Shifting Focus

Raising awareness of all things ADHD! - ADHD pexels jonas svidras 759960

So, my last post was kind of dramatic, but I’ll be totally honest and admit I was heading for a breakdown. Anyway, I’m in a slightly better place now and life carries on doesn’t it? I suppose that’s annoying and reassuring in equal measure. That the world pays no attention to you when you are struggling, but also that despite the fact you feel like the world is ending, it doesn’t and one day when you are ready to return to it you’ll probably be mighty glad it didn’t end after all.

If there is one thing I have learnt over the passed few weeks, is that rejoicing in the little things may just be the key to overall happiness, especially when you can’t control the big things. That can be really hard to do at times with ADHD, because your brain only tends to see the big picture and looks ahead towards the next big thing.

“Somtimes, it’s so annoying when people think a positive attitude can solve your problems. I hate to admit it, but they might be right.


Yet it’s only by looking at the little things that make us happy that we can manage some of the bigger things that may be beyond our control. I probably sound like some kind of loved up hippy writing this, but the truth is I’ve lived it over the past few weeks. There are some things in my life that I can’t control but focusing on my own well being and what I can control has made a huge difference.

Looking at the bigger picture I suppose the saying play to your strengths is quite appropriate. Imagine, if when we were at school, the teacher focused on what we could do well instead of just trying to give us an overview. I have long since known that I will never be a dancer because I lack the grace and elegance of it. That doesn’t mean I can’t dance for fun, but I don’t consider dancing to be my purpose, because if it was I’d probably be a lot better at it.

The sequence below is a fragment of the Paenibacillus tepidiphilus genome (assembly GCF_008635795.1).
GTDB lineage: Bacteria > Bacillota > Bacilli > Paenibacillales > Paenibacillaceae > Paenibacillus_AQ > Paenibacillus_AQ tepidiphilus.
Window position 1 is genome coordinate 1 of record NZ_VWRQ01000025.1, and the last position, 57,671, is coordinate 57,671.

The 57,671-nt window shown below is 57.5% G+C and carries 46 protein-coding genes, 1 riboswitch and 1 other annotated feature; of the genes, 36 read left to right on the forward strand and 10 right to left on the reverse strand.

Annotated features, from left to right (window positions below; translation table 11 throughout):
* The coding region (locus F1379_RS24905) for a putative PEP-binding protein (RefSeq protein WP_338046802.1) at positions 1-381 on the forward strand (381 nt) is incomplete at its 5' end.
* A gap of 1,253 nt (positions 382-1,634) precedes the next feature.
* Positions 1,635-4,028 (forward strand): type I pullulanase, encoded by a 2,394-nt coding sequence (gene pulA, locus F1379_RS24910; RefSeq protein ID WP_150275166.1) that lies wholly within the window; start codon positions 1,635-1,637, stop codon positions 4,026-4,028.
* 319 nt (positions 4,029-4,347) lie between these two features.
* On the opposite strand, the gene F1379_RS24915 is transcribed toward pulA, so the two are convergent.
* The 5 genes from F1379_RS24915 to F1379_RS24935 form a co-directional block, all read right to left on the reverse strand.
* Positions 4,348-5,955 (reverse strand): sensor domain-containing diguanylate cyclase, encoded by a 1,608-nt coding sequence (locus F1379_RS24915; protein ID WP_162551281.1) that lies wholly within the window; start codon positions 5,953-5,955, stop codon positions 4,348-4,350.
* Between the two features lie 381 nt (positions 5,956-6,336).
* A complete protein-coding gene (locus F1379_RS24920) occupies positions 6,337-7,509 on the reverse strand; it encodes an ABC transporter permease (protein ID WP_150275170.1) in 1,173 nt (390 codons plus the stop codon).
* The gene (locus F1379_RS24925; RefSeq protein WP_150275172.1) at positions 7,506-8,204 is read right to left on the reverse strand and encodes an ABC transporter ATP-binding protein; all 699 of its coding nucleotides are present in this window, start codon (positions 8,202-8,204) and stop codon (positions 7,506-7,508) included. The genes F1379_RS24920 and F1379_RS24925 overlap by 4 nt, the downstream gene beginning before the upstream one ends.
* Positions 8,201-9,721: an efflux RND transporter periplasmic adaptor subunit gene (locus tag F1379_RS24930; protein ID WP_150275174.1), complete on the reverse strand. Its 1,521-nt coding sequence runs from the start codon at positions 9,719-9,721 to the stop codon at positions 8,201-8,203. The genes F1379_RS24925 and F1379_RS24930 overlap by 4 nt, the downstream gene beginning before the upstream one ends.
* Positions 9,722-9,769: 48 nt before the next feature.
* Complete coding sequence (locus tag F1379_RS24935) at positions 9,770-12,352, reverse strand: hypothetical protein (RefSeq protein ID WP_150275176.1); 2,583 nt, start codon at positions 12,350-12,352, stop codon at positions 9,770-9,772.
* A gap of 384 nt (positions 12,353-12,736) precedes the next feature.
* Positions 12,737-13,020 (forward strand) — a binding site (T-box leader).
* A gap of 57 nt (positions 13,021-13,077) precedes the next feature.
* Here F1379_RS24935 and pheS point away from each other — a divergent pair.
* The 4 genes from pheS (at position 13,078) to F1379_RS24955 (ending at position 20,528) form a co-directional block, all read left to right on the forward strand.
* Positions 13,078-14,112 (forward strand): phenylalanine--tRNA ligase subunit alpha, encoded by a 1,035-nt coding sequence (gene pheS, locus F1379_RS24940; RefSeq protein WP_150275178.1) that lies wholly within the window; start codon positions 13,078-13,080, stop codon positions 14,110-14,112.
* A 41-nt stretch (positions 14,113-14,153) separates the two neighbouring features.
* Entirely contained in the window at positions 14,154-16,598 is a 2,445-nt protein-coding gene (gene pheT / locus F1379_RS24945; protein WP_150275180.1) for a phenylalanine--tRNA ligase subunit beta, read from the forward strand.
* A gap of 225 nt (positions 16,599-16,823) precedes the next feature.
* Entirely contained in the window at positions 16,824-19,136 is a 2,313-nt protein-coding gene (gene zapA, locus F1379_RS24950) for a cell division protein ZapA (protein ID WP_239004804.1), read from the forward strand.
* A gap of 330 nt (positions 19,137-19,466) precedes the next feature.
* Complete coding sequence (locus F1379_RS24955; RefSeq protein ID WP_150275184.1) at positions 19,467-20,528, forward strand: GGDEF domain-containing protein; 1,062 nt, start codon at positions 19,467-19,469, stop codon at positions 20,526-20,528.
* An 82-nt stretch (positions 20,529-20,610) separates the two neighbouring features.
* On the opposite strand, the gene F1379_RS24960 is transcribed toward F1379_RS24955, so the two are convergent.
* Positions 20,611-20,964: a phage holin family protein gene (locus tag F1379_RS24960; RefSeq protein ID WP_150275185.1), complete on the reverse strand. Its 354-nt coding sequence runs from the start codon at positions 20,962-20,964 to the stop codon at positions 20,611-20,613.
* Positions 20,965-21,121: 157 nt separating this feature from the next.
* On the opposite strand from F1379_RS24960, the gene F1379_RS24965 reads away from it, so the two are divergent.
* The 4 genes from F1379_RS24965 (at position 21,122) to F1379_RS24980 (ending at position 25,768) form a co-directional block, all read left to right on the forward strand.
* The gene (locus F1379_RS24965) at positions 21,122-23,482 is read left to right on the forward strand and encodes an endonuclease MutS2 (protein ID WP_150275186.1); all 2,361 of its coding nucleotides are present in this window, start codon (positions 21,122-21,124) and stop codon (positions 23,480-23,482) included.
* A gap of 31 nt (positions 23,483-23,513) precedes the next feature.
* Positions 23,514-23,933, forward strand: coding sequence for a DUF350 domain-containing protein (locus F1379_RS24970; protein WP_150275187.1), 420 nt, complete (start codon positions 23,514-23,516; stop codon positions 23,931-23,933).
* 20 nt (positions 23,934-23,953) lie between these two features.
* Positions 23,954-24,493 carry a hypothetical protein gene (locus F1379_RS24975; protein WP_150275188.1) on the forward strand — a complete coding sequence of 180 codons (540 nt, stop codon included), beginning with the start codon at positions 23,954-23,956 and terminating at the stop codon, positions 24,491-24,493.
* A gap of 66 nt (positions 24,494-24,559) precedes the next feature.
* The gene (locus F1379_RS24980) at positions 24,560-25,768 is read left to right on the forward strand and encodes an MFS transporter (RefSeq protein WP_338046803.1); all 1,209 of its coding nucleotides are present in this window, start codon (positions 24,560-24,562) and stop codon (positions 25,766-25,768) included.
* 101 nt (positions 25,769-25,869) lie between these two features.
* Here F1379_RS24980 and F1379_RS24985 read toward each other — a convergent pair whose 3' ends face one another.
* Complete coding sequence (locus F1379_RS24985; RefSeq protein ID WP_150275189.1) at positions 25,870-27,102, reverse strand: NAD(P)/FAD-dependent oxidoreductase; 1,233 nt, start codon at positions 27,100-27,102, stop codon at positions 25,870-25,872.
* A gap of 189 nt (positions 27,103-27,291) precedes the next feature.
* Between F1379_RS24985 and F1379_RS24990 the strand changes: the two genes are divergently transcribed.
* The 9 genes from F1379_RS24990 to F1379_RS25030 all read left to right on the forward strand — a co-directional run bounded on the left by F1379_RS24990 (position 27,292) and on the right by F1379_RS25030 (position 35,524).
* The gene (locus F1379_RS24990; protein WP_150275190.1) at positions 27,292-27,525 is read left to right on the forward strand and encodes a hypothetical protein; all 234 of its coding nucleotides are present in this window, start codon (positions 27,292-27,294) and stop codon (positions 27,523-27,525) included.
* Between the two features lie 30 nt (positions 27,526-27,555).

There is too much focus on what people with ADHD can’t do, for example we can’t concentrate for too long, we can’t stop talking, we can’t stop ourselves overthinking…the list goes on and on, but what can we do? Well we can be extremely creative, because we have the ability to think of lots of things at once, we can make others feel better with our bubbly and friend personalities. Heck, I’ve even had someone told me once that she was glad I’m a talker because I feel those awkward silences that she hates so much.

“We live in a society that is much more focused on what you can’t do through comparisson that it is about valuing individuality and what we can do.


An old Japanese proverb states that we all have two wolves inside of us: a light wolf and a dark wolf. The difference is the one that you feed the most, which one you make stronger in other words. For far too long society has made us out to be victims of our own circumstances. They have done this through the press, the political system and the general promotion of the culture of entitlement. With this, we have started to look at what society can do for us instead of what we can offer it. Obviously there has to be a balance of these two for social integration and justice to take place. My point is if we don’t think about what we can offer society, we tend to forget that we have something to offer at all.

I want to reassure you today, that no matter who you are, what you do, no matter how bad your ADHD is, you are valuable in ways you can’t even imagine. Even if you’ve been made to feel like your ADHD is a curse because you’ve never received the right support or understanding. Trust me, I know it’s hard to thrive in a society that focuses on what we can’t do, but you have so much more to offer than you’ve been led to believe. I would encourage to look at what you can do well, everybody has something and just because you’ve not been given chance to explore that or play to your strengths doesn’t mean you don’t have any. Even if your strength is having superhuman empathy; it matters, probably today more than ever.

As I guess you can tell from this blog article, I am in a much better place than I was a week ago, but nothing about my circumstances has changed. I’ve just purposefully shifted my focus, which I guess is ironic for someone with ADHD, but it really can make all the difference.


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